US 4201319 A
A system for dispensing a cryogen such as liquid nitrogen. The system employs two vessels containing the liquid cryogen. One serves as a pressure vessel and the other as a storage vessel. Liquid from the pressure vessel is vaporized in a ballast chamber exposed to ambient temperature, resulting in pressurized refrigerant gas. A valve selectively admits the pressurized gas into the liquid storage vessel, causing the stored liquid to be dispensed at a selected site.
1. A system for dispensing a liquid which comprises: a pressure vessel; a pressurizing liquid having a boiling point below ambient temperature contained within said pressure vessel and defining a vapor space thereabove; a ballast chamber having its interior in heat transfer relationship with the ambient atmosphere; a transfer conduit having a first end positioned within said pressure vessel below the normal level of pressurizing liquid therein and a second end positioned in said ballast chamber; a supply vessel containing therein a quantity of liquid to be dispensed; a liquid dispensing line having a first end positioned within said supply vessel below the normal level of liquid therein and a second, discharge, end at a liquid utilizatioon device; and means for selectively interconnecting the interior of said ballast chamber with the interior of said supply vessel to pressurize said supply vessel and dispense said liquid therefrom.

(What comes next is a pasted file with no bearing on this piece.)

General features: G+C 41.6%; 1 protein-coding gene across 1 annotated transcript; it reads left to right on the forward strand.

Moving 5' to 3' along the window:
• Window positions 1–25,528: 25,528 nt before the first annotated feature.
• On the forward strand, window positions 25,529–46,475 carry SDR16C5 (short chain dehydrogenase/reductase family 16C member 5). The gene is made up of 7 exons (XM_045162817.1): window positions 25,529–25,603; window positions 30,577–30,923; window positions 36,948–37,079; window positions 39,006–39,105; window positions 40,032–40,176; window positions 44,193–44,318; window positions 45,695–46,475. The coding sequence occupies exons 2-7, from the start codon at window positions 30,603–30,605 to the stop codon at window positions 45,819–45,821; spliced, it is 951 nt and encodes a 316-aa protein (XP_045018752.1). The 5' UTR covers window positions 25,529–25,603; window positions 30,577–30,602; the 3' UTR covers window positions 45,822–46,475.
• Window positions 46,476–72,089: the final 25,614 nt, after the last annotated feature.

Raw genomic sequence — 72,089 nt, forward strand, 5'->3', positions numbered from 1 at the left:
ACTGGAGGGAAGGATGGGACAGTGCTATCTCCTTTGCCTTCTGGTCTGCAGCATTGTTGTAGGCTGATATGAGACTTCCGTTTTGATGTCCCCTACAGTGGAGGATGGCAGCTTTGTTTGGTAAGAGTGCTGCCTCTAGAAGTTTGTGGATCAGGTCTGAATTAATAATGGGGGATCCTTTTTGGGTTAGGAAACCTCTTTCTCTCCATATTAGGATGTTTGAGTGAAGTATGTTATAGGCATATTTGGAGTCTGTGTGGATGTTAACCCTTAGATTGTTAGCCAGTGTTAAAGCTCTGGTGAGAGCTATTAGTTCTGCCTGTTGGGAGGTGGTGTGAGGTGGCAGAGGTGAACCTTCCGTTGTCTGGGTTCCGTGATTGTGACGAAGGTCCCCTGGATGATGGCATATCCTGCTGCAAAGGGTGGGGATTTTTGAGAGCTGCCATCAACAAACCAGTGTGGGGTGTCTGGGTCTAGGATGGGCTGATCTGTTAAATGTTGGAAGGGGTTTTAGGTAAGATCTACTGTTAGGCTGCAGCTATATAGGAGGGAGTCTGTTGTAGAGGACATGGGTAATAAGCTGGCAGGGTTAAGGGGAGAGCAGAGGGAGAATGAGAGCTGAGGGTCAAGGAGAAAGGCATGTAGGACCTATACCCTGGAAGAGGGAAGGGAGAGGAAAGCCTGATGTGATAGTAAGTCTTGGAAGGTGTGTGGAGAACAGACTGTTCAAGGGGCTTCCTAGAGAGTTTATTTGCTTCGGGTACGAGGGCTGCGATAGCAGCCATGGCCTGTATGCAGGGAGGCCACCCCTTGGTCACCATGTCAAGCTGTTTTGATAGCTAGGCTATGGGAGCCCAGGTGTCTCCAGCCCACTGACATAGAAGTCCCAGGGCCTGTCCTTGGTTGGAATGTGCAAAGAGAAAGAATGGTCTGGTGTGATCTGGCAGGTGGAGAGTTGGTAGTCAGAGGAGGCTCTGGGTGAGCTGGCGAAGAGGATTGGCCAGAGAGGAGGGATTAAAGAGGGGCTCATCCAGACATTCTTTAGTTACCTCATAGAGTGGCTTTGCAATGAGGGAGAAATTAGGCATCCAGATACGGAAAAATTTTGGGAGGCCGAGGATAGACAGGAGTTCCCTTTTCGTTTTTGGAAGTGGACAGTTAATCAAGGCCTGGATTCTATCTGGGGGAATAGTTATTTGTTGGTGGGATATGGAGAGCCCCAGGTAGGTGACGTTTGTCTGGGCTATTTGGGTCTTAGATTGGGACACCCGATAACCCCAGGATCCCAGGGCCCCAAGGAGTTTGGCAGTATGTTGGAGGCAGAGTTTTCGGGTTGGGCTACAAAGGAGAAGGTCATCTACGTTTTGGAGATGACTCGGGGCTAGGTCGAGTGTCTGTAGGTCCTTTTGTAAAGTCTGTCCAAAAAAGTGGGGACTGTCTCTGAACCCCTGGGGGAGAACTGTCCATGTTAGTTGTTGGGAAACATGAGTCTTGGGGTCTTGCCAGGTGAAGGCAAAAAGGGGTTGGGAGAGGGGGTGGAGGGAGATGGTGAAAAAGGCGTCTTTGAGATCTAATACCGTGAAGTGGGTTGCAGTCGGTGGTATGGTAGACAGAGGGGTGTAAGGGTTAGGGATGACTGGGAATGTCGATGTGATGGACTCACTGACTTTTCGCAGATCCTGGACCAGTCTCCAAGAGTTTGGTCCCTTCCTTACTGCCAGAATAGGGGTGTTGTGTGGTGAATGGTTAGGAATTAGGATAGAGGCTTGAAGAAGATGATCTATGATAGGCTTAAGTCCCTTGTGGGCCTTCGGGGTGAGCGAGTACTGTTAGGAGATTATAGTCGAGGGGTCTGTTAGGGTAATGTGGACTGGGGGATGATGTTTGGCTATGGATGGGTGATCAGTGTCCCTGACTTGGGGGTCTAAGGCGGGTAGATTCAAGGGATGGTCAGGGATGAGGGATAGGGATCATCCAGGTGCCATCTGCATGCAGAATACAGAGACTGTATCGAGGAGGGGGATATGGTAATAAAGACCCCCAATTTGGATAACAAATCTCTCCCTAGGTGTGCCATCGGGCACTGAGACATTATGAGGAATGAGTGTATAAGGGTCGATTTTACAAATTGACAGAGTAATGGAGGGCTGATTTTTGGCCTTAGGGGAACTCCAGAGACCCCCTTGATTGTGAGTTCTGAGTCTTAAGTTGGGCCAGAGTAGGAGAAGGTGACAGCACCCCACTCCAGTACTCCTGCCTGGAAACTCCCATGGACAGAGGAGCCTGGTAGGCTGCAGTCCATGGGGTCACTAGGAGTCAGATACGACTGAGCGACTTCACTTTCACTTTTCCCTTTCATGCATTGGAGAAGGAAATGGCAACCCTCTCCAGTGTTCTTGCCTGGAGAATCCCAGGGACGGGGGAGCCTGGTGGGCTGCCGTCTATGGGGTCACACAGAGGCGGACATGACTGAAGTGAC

2. The system of claim 1 wherein said pressurizing liquid is liquid nitrogen.
3. The system of claim 1 wherein said liquid to be dispensed is liquid nitrogen.
4. The system of claim 3 wherein said pressurizing liquid is liquid nitrogen.
5. The system of claim 1 wherein said interconnecting means comprises a pressure regulator for maintaining a preselected pressure within said supply vessel.
6. The system of claim 1 wherein said selective interconnecting means comprises: a pressurizing conduit between said ballast chamber and said supply vessel; and means for selectively opening and closing said pressurizing conduit to fluid flow.